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Why Homeopathy is Stupid and Dangerous

There are a lot of quacks out there. People will do, say or sell anything for a buck. And unfortunately, the field of “medical therapies” has long been victim to such quackery.

Homeopathy is one of the more prolific of these pseudosciences. It operates on a principle that by diluting a remedy in water, you can make it more effective. In fact, homeopaths claim that the remedy gets more effective in smaller concentrations. This is what homeopaths call the “Law of Infinitesmals”.

Now common sense should already be telling you that this is bogus. But lets do some history, and then science will blast apart homeopathy.

From xkcd

In the late 1700s a German physician named Samuel Hahnemann (1755-1843) developed the underlying theories of homeopathy. He believed that symptoms of disease could be cured by administering small amounts of substances that would cause the same symptoms in healthy people. This is called the “Law of Similars”. He further believed that chronic diseases were caused by the presence of evil miasmas or spirits in the body.

Samuel Hahnemann (1755-1843)

So, homeopaths have a text called the Homeopathic Pharmacopeia. Within, you will find over a thousand homeopathic “remedies”. Which remedy, and in what concentration, to use on a certain patient is evidently at the discretion of the practitioner. Basically this means you could see two different homeopaths and receive two different treatments for the same illness. Hmmm…..

To show you how dumb this stuff is, consider the following:

A “remedy” called Oscillococcinum is prepared by diluting freeze dried duck heart and liver. The dilution is supposed to be what homeopaths call 200C, which means the concentration is 1 part in 100200

For the non-scientific, this number is a 1 followed by 400 zeros. That this small concentration could have any effect at all is mind boggling.

In fact, the laws of chemistry state that there is a limit to how far one can dilute a solution (about 1 part in 10012, which is far greater than that of Oscillococcinum). Hahnenmann was aware of this, but proposed that by vigorously shaking the solution the water will retain a kind of “memory” or “essence” of the active ingredient. Thus, even if none of the active ingredient remains in the water, the water will somehow “remember” it was there and give the same effect.

Homeopathy has never been shown to do anything greater than a placebo effect. There are many studies and reviews looking at the scientific evidence. One such review noted that:

Homeopathy has been the subject of at least 12 scientific reviews, including meta-analytic studies, published since the mid-1980s….[And] the findings are remarkably consistent:….homeopathic “remedies” are not effective.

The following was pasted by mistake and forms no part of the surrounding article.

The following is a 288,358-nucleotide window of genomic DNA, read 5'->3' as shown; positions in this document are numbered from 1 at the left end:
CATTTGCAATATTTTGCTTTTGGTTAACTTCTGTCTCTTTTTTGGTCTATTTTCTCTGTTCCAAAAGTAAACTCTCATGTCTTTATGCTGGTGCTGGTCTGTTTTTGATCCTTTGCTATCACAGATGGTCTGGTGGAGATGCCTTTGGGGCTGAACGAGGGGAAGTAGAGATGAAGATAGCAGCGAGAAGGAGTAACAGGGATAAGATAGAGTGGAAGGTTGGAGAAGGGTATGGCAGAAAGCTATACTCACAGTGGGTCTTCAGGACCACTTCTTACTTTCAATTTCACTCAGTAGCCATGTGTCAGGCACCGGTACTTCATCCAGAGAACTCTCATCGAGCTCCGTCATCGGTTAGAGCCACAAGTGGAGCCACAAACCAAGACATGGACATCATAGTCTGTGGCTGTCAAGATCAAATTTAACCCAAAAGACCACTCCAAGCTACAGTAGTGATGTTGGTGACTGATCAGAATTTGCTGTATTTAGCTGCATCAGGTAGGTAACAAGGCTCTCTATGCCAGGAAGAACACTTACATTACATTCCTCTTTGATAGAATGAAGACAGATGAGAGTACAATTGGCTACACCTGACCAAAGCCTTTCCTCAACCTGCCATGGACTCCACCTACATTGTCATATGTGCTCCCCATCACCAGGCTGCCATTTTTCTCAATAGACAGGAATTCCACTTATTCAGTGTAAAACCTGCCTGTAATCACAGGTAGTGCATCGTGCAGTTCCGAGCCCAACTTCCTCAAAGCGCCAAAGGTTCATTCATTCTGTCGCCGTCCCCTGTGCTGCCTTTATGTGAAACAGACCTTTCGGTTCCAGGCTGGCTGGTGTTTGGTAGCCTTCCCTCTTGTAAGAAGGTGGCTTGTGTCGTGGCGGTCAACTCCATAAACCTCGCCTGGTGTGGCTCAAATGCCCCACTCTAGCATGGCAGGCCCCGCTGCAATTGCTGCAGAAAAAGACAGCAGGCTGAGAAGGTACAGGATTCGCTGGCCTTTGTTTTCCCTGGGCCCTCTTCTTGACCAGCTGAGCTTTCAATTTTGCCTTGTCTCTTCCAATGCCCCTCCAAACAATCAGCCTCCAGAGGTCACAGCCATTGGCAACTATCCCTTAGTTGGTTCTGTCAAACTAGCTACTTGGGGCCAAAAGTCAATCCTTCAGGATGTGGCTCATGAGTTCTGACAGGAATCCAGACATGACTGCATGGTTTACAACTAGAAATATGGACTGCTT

In addition, at a meeting of the British Medical Association’s junior doctors in May 2010, Dr. Tom Dolphin, deputy chairman, said:

Homeopathy is witchcraft. It is a disgrace that nestling between the National Hospital for Neurology and Great Ormond Street there is a National Hospital for Homeopathy which is paid for by the [National Health Service]. (emphasis mine)

In should be noted that there has been a small smattering of studies suggesting a statistically significant effect of homeopathy over a placebo. However, these studies have never been shown to be reproducible and are heavily criticized for their poor scientific methodologies. Homeopathy proponents will tout these studies proudly; but a simple bit of research, or even just reading the papers will show the weaknesses in any of these studies.

So why do people continue to believe in this stuff? Well there are a couple of reasons.

The first is that when Hahnemann began developing homeopathy, treatments such as bloodletting were ubiquitous. Bloodletting, if you didn’t already know, is extremely dangerous and ineffective as a medical treatment.

So when someone arrived on the scene offering medical “remedies” which don’t involve opening people’s veins, and sometimes even make the patient feel better (the placebo effect) it garnered a lot of attention.

Secondly, the placebo effect can be significant. And word of mouth is a powerful force. So when one person says they feel better after seeing a homeopath, people start to listen. In fact, studies have shown that people are more likely to listen to a friend than read the scientific evidence.

This is dangerous.

Touting the placebo effect as a medical treatment is wrong and terrible. It causes people to choose pseudoscientific treatments over science-based medical treatment, which can lead to disastrous results and even death.

Furthermore, it leads to unscientific thinking. Once we start believing in homeopathy, whats next? Faith healing? Aliens listening to our thoughts? Its a very slippery slope and it needs to be stopped.

Thirdly, some insurance companies cover homeopathic treatments and some governments cover it in their public health plan. So we are all footing the bill in our insurance premiums or taxes for a therapy that simply does not work.

So my final words? Homeopathy sucks. It doesn’t work. It steals money from sick people who believe they are being treated for their illness. It takes advantage on the hopes of sick people to make a profit, and it is disgusting.

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